Mole Evaluation

1 American dies of melanoma almost every hour

Yes, you read that right. According to the American Academy of Dermatology (AAD), melanoma claims the life of 1 person every hour and current estimates are that one in five people will develop skin cancer during their lifetime. These numbers are staggering, but the good news is that skin cancers have a 98% cure rate when caught early.  

Dr. Beverly recommends routine skin checks and mole evaluations to detect atypical moles and skin cancers. Most people have freckles, birthmarks and/or moles, the majority of which are benign.  However, it’s important to notice any changes that might indicate cancer presence.

ABCDEs of Melanoma:
  • Asymmetry – One half of the mole doesn’t match the other half
  • Border – The border is scalloped, uneven or poorly defined
  • Color – The color is not even, but various shades of brown or changes color to black, red or white
  • Diameter – The size of the mole is growing to a size wider than a pencil eraser (1/4”)
  • Evolving – Changing in shape, size, or in symptoms (bleeding, burning, itching, pain)
    **Visit the AAD website for visual examples of each skin cancer red flag**


You should be seen by a dermatologist if you notice any of these changes. When in doubt, have it checked out!

How to Stay Safe:
  • Minimize Exposure: Wear sunscreen when you’re out in the sun. Add a hat or UPF-rated (Ultraviolet Protection Factor) clothing for greater coverage. Lightweight, loose-fitting clothing with long sleeves and pants will minimize UV exposure but also keep you cool during summer months. More Sun Safe Tips!

  • Stay Vigilant: Perform monthly self-exams to check for suspicious moles or sores (AAD Self Exam), paying special attention to:
    • Moles that are growing or changing in color, texture or border
    • Spots or sores that itch, hurt, crust or bleed
    • An open sore that doesn’t heal within one month
  • See a Specialist: Visit your dermatologist, being sure to mention spots that you believe have grown or otherwise changed (see ABCDEs of skin cancer above).  At our offices, Dr. Beverly will thoroughly check your skin and biopsy any suspicious spots to determine if any cancerous cells are present.



What is skin cancer?

Skin cancer is the abnormal growth of skin cells, mainly in the upper layer of skin (epidermis).  Although skin cancers generally occur in areas of skin exposed to the sun, they can also develop in areas protected from the sun (such as the soles of your feet).  People with light skin or who sunburn easy are at greatest risk, but skin cancer can develop in any person, regardless of skin color or race.

Are all skin cancers the same?

No. There are three main types of skin cancers: basal cell carcinoma, squamous cell carcinoma and melanoma; and together they make up nearly all of diagnosed cases of skin cancer. Basal cell carcinoma is by far the most common, making up almost 80% of diagnosed skin cancer cases.  It is a slow growing cancer that starts in the deepest layer of the epidermis (basal layer).  Most of the remaining cases of skin cancer are squamous cell carcinoma, which is the second most common form.  Squamous cell carcinoma is caused by abnormal growth of cells in the squamous cell layer (upper epidermis). It is a fast growing tumor and much more invasive than basal cell carcinoma.  The third type, melanoma, represents a small percentage of skin cancers but large percentage of skin cancer deaths.  Melanoma begins in the epidermis’s pigment producing cells (melanocytes), but can easily metastasize to other areas in the body.  Melanomas are very aggressive and are the most dangerous form of skin cancer.  However, if caught early, melanomas are almost always curable.  In fact, if melanomas, basal cell carcinomas and squamous cell carcinomas are caught before spreading to other areas, all three forms have a cure rate greater than 98%.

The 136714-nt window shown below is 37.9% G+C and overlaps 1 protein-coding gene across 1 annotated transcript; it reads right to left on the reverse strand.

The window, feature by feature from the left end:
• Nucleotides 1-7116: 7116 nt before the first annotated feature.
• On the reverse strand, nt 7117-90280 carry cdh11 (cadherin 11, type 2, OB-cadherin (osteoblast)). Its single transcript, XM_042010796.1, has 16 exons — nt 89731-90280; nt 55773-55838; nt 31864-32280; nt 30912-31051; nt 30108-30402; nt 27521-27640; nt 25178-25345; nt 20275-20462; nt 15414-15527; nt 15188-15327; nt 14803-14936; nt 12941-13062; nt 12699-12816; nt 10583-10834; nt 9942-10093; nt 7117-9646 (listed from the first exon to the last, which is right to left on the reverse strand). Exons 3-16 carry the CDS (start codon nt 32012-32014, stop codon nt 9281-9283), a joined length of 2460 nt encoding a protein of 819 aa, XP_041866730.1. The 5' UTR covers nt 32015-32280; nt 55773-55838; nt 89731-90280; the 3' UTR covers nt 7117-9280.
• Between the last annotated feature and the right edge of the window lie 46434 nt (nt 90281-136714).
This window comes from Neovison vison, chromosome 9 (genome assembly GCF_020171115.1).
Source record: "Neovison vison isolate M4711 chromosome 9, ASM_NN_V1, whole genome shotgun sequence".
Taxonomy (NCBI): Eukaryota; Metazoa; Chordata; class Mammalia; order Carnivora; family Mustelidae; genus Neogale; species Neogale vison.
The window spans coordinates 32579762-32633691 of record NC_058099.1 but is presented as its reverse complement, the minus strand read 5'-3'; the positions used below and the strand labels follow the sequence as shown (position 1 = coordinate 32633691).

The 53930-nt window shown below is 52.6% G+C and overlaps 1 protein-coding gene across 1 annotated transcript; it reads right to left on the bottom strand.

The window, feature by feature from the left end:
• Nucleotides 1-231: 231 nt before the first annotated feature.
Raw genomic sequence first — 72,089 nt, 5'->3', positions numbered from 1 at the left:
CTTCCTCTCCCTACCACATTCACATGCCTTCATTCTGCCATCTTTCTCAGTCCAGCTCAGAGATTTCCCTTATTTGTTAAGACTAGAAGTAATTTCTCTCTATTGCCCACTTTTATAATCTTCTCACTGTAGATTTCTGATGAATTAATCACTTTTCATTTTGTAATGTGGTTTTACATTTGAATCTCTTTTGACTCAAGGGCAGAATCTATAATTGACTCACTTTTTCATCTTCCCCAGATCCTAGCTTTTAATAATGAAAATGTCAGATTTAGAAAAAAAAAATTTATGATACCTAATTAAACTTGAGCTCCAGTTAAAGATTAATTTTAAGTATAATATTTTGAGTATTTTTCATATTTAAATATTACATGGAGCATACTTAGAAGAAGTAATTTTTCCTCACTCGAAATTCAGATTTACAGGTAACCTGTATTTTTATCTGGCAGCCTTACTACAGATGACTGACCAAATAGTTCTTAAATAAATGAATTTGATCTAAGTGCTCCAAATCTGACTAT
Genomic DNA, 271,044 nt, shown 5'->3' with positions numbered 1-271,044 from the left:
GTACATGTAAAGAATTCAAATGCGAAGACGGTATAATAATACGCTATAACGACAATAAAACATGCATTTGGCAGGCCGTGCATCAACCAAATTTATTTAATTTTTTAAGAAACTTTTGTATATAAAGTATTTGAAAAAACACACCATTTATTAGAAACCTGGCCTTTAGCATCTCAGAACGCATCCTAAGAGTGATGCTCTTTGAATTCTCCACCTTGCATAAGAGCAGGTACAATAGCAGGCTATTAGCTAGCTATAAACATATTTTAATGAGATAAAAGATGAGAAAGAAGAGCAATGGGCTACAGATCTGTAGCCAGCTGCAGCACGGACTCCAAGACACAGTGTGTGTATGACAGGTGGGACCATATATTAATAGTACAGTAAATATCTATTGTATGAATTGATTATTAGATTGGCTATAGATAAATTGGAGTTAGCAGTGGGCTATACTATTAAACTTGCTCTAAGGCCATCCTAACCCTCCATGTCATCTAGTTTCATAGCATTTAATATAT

For more information, the American Academy of Dermatology and the American Cancer Society both have excellent reference websites for skin cancer:

American Academy of Dermatology

American Cancer Society

I’m a faithful sunscreen wearer and I always put on a hat, long sleeves and pants when I’m in the sun. Can I get skin cancer?

Yes! Healthy skin habits formed as an adult go a long way to reduce skin cancer risk by preventing new sun damage, but they don’t erase sun damage from time spent in the sun as a child or a teen.  Sun damage can take decades to manifest itself as skin cancer.  This is why it is so important to make sure that kids and teens are wearing sunscreen whenever they go into the sun. 

I have dark skin. Can I get skin cancer?

Yes! Skin cancer does not discriminate against race or skin color.  It is true that the pigment in darker skin tones, does offer some degree of protection from the sun’s rays. However, those with darker skin tones can still develop skin cancer and it can be harder to catch because spots often occur in between fingers or toes, under finger or toe nails, on soles of the feet or on the scalp.  A famous example was the dark-skinned Jamaican singer Bob Marley who died of melanoma—the skin cancer started on his foot but spread throughout his body.

I think I have a cancerous spot. What should I do?

Visit your dermatologist! Of course, we hope that you come visit our offices, but if you can’t come here, go somewhere. It’s important that if a spot looks suspicious you have it checked out.  Dermatologists are expert at spotting possible skin cancers, and your dermatologist will work with you to keep your skin as healthy as possible. But it’s important that you visit them.  Something that looks weird may actually be a benign growth. And something that hurts only a little could actually be a serious tumor. So when in doubt, have it checked out.